by Paul R. Spitzzeri
Tonight’s featured object from the Homestead’s collection has a couple of main points of interest. The printed letter from Los Angeles Police Department Chief Patrick Martin Darcy to his counterpart in San Diego and dated 6 January 1888 is one of the earliest criminal justice related artifacts in the museum’s holdings. It also refers to a burglary that took place at the Hammam Bath House, which reflects something of a trend in late 19th century Los Angeles for those seeking both cleanliness and purported improvements of health.
With the latter element, public baths of several types have been a feature of our regional history for many years. For example, hot mineral springs have been operated near San Juan Capistrano, at a couple of locations in Carbon Canyon in both Orange and San Bernardino counties (one just a few hundred yards from my house), and at the Alvarado springs in Rowland Heights, which operated from 1929 to the early 1960s.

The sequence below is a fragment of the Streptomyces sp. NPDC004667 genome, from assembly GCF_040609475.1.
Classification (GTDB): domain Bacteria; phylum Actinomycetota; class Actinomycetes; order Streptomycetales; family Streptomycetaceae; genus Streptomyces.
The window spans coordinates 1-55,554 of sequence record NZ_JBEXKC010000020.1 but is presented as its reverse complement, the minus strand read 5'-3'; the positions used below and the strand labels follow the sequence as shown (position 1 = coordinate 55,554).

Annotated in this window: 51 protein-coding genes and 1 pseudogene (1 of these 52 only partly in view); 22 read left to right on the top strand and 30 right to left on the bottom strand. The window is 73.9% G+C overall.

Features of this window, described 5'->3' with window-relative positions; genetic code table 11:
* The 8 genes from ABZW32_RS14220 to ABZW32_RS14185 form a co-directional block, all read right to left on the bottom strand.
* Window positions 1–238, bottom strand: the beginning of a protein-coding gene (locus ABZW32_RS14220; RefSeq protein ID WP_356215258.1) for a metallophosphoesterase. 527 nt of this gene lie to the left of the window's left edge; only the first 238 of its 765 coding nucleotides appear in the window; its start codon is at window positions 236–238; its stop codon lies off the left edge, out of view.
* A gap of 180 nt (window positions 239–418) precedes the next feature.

Another is the seaside bath house, of which there were several prominent examples from the late 1870s and well into the 20th century. The earliest was at the new coastal town of Santa Monica, where the bath house there opened in 1877. Others were found in such prominent resort towns as Redondo Beach and Long Beach and were also known as plunges.
Then, there is the type of bath referred to by several names, including Turkish, Russian, Hammam, and others. These could include both wet and steam bathing options as well as massages and other services and have histories of varied types going back millennia in the Middle East, North Africa, Europe and Asia. Perhaps the first of this general type to open in Los Angeles was Hughes’s Russian Baths at a location only identified in the 12 August 1879 edition of the Los Angeles Herald,as “across from the Pico House,” presumably on the west side of Main Street.
Observing that this facility was “in many respects superior to the Hammam baths in San Francisco,” the first such enterprise on the Pacific coast, the paper stated that the proprietor offered “not only the Russian bath, but sulphur and other medicated baths and applies the electric battery to those whose cases require such treatment.” The article concluded by nothing that “Hughes’ baths is the principal summer luxury in Los Angeles” and that “it is positively rejuvenating in its effects.”